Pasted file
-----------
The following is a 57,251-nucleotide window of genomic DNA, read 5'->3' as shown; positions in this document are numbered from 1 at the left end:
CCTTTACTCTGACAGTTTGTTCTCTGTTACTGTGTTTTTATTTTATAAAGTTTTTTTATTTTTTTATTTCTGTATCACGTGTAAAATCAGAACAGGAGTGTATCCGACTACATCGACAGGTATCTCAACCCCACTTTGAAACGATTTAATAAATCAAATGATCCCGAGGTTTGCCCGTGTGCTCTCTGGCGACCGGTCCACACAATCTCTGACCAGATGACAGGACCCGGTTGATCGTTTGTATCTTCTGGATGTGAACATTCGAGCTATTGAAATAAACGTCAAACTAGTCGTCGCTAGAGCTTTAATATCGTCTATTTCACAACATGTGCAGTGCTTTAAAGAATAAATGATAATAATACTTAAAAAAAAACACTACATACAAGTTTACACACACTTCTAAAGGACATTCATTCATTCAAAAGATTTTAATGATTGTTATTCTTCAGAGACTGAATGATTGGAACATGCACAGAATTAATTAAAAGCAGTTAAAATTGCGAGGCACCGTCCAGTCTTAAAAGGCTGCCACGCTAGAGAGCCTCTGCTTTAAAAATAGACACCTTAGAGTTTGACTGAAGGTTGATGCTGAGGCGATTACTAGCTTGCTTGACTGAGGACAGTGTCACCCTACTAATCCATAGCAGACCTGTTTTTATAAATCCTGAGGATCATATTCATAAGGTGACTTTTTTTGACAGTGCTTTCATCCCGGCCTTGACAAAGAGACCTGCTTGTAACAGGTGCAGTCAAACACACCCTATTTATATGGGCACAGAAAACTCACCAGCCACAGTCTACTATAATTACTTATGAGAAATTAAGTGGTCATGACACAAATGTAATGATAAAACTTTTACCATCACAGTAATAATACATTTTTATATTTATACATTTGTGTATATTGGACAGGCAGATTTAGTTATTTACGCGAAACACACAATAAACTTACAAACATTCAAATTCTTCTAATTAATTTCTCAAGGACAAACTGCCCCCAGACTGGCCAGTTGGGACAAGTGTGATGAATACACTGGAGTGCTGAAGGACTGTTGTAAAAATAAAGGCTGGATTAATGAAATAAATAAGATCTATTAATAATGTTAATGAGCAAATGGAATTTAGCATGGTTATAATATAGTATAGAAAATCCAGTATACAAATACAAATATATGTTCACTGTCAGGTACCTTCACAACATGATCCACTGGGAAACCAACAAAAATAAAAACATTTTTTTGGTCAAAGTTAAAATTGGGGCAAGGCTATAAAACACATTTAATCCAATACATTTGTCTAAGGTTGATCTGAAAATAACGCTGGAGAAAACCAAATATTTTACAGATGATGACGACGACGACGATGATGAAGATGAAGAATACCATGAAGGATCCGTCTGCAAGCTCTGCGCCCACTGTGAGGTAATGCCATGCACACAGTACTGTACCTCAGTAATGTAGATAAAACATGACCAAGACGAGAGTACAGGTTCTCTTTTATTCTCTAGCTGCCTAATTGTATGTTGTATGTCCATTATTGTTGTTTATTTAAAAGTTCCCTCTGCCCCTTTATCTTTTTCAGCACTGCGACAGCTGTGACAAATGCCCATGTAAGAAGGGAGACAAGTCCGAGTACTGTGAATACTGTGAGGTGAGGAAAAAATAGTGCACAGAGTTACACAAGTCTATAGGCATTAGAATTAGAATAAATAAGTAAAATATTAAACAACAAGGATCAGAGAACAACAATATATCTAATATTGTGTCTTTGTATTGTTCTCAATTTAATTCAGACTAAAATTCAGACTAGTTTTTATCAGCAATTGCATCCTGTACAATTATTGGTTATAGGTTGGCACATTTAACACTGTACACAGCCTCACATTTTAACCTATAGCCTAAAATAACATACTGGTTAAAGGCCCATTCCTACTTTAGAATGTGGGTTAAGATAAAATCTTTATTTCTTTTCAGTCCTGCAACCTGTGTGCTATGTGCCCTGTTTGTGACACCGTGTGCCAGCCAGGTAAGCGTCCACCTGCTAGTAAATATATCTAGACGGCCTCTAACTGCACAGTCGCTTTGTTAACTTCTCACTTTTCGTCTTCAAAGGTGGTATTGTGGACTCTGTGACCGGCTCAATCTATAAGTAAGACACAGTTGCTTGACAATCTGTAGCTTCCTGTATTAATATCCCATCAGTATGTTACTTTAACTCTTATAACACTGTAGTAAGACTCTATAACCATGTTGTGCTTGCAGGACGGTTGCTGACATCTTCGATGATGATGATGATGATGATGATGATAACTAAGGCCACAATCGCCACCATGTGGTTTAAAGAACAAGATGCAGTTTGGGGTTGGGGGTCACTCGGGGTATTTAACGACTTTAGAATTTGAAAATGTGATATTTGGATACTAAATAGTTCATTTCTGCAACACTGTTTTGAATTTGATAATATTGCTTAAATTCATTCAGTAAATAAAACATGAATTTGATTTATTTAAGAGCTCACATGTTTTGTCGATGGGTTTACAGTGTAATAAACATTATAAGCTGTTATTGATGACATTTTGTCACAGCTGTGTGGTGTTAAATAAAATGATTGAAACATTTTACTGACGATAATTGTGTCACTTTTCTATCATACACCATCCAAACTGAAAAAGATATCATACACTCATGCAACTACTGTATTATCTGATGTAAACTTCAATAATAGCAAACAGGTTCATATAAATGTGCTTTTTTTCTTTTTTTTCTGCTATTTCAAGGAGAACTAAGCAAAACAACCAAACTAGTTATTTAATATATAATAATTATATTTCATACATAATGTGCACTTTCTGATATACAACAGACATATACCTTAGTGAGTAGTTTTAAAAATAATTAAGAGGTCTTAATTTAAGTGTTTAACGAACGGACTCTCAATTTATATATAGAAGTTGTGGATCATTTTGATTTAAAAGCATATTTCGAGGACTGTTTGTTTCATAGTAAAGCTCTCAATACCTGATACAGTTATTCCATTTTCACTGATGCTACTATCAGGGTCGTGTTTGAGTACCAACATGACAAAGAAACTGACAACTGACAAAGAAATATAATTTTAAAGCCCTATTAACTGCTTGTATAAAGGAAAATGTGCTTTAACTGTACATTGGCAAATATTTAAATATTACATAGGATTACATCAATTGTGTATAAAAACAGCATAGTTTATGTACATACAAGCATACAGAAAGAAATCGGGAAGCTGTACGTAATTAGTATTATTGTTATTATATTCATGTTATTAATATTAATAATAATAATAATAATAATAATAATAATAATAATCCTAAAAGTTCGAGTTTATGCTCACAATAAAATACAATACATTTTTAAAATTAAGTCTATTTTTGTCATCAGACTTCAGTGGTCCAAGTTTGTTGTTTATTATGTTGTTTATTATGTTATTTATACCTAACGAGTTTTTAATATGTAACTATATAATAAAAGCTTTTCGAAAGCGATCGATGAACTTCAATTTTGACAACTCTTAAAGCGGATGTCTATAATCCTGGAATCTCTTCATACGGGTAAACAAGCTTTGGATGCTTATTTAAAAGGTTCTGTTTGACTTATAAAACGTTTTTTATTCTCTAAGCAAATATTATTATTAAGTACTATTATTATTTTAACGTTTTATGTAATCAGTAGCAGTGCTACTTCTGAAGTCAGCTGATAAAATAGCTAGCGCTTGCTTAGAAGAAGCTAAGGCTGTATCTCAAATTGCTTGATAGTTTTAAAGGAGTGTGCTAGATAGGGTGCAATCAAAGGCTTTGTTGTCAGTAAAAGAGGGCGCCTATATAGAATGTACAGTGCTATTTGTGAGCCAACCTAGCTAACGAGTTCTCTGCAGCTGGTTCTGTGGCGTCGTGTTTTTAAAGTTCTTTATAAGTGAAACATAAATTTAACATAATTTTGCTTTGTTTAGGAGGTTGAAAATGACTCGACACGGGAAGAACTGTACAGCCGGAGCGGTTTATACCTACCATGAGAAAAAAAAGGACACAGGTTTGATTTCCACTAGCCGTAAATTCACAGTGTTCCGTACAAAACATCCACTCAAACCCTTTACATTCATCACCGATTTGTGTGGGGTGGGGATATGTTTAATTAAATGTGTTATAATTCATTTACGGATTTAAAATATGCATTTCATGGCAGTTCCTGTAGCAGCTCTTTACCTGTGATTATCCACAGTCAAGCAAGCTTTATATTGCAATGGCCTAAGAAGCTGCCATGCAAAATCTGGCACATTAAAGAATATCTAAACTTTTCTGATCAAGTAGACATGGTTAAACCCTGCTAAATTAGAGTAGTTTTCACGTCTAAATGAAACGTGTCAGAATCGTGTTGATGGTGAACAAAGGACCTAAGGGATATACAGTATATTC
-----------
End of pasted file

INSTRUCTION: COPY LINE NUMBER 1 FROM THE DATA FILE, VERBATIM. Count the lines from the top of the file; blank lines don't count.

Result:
The following is a 57,251-nucleotide window of genomic DNA, read 5'->3' as shown; positions in this document are numbered from 1 at the left end: